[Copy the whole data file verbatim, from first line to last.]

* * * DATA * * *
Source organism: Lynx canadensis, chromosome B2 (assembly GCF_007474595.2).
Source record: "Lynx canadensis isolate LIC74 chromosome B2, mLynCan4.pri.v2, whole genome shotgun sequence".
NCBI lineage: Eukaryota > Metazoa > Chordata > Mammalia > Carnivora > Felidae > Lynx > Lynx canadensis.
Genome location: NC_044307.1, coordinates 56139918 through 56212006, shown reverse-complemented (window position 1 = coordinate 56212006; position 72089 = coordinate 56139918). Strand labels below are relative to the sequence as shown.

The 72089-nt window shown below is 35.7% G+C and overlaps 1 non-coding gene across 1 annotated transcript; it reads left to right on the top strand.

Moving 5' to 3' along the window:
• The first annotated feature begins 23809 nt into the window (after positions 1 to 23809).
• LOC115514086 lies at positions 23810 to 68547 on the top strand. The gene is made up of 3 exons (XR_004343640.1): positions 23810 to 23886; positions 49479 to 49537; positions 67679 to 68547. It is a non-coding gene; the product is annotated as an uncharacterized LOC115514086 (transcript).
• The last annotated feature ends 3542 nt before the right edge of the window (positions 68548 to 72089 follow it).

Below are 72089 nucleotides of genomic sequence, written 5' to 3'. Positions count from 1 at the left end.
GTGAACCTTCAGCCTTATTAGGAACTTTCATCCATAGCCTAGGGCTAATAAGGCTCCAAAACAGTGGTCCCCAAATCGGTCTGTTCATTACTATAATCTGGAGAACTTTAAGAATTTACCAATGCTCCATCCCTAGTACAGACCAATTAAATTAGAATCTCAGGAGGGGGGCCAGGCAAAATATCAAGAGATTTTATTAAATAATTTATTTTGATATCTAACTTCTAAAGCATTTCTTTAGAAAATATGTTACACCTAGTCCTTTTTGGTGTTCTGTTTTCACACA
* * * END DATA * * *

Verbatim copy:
Source organism: Lynx canadensis, chromosome B2 (assembly GCF_007474595.2).
Source record: "Lynx canadensis isolate LIC74 chromosome B2, mLynCan4.pri.v2, whole genome shotgun sequence".
NCBI lineage: Eukaryota > Metazoa > Chordata > Mammalia > Carnivora > Felidae > Lynx > Lynx canadensis.
Genome location: NC_044307.1, coordinates 56139918 through 56212006, shown reverse-complemented (window position 1 = coordinate 56212006; position 72089 = coordinate 56139918). Strand labels below are relative to the sequence as shown.

The 72089-nt window shown below is 35.7% G+C and overlaps 1 non-coding gene across 1 annotated transcript; it reads left to right on the top strand.

Moving 5' to 3' along the window:
• The first annotated feature begins 23809 nt into the window (after positions 1 to 23809).
• LOC115514086 lies at positions 23810 to 68547 on the top strand. The gene is made up of 3 exons (XR_004343640.1): positions 23810 to 23886; positions 49479 to 49537; positions 67679 to 68547. It is a non-coding gene; the product is annotated as an uncharacterized LOC115514086 (transcript).
• The last annotated feature ends 3542 nt before the right edge of the window (positions 68548 to 72089 follow it).

Below are 72089 nucleotides of genomic sequence, written 5' to 3'. Positions count from 1 at the left end.
GTGAACCTTCAGCCTTATTAGGAACTTTCATCCATAGCCTAGGGCTAATAAGGCTCCAAAACAGTGGTCCCCAAATCGGTCTGTTCATTACTATAATCTGGAGAACTTTAAGAATTTACCAATGCTCCATCCCTAGTACAGACCAATTAAATTAGAATCTCAGGAGGGGGGCCAGGCAAAATATCAAGAGATTTTATTAAATAATTTATTTTGATATCTAACTTCTAAAGCATTTCTTTAGAAAATATGTTACACCTAGTCCTTTTTGGTGTTCTGTTTTCACACA